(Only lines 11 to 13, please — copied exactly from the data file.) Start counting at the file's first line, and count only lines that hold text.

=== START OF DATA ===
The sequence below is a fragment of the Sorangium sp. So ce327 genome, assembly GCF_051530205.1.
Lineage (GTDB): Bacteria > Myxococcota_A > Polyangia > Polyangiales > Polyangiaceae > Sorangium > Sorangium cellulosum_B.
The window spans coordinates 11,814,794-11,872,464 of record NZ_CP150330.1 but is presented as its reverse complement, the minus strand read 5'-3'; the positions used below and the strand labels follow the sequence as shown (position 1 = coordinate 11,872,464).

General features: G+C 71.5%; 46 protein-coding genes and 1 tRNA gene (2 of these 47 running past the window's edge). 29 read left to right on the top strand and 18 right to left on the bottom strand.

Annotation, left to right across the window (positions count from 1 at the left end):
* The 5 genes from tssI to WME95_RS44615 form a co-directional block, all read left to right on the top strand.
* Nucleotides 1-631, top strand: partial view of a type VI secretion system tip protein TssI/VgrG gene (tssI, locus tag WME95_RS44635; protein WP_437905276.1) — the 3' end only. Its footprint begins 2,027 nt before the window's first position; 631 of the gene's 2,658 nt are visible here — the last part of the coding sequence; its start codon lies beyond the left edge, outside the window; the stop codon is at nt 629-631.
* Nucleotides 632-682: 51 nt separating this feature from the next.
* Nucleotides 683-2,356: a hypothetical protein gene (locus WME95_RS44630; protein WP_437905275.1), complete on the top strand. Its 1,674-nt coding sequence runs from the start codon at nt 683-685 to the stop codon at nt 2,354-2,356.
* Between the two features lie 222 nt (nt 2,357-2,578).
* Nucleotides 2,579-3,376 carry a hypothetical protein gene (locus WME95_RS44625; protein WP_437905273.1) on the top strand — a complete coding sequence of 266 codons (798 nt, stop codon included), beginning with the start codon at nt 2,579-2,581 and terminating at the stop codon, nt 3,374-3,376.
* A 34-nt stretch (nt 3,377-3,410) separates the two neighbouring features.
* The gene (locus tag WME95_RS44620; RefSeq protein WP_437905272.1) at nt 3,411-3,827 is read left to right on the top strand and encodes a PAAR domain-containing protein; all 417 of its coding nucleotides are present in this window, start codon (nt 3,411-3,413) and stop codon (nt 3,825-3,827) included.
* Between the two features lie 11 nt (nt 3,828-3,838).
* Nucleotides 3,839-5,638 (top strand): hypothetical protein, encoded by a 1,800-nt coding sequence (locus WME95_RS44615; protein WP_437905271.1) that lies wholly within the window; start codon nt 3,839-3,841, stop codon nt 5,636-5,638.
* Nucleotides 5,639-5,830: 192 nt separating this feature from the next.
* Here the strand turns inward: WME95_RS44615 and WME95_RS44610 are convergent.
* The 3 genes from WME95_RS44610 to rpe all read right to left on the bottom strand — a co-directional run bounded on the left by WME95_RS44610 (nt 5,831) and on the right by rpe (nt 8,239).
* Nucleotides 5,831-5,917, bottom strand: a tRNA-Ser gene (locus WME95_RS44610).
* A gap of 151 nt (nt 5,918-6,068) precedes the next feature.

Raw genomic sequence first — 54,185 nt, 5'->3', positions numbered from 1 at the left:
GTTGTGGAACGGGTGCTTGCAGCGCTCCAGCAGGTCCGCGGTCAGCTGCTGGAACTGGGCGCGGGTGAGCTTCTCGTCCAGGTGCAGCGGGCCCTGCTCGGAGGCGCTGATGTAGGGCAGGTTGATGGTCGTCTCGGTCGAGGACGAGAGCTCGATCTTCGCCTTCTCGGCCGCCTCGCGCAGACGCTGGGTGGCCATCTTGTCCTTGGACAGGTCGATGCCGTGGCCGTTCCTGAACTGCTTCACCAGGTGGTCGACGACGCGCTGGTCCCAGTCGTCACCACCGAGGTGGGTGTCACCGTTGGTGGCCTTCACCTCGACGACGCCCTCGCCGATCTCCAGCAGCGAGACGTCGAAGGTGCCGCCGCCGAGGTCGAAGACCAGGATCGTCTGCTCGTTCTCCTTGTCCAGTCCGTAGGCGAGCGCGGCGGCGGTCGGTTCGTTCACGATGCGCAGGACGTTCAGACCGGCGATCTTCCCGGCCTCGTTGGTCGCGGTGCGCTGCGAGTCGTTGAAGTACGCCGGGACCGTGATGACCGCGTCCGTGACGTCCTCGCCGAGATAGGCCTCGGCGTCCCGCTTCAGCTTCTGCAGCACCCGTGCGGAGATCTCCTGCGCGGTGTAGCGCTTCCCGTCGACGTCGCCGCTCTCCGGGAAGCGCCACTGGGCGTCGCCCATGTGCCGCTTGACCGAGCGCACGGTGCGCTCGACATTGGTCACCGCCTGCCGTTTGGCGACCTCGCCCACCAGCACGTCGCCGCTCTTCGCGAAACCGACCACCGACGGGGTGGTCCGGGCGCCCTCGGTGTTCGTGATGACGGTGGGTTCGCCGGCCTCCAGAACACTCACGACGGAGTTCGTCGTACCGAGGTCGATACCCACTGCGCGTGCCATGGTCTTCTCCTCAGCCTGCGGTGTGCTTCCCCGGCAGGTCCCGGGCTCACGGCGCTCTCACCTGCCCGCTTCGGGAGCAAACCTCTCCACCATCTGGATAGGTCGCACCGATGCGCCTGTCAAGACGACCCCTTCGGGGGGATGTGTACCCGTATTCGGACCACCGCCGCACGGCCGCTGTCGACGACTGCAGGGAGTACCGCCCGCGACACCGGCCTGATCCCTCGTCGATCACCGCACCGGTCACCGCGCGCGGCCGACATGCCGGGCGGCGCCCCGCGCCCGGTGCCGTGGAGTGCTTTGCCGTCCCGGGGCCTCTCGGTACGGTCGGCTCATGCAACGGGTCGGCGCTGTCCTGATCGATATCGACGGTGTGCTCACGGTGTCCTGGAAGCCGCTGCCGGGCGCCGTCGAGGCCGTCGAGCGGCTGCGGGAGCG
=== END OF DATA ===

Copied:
* Nucleotides 2,579-3,376 carry a hypothetical protein gene (locus WME95_RS44625; protein WP_437905273.1) on the top strand — a complete coding sequence of 266 codons (798 nt, stop codon included), beginning with the start codon at nt 2,579-2,581 and terminating at the stop codon, nt 3,374-3,376.
* A 34-nt stretch (nt 3,377-3,410) separates the two neighbouring features.
* The gene (locus tag WME95_RS44620; RefSeq protein WP_437905272.1) at nt 3,411-3,827 is read left to right on the top strand and encodes a PAAR domain-containing protein; all 417 of its coding nucleotides are present in this window, start codon (nt 3,411-3,413) and stop codon (nt 3,825-3,827) included.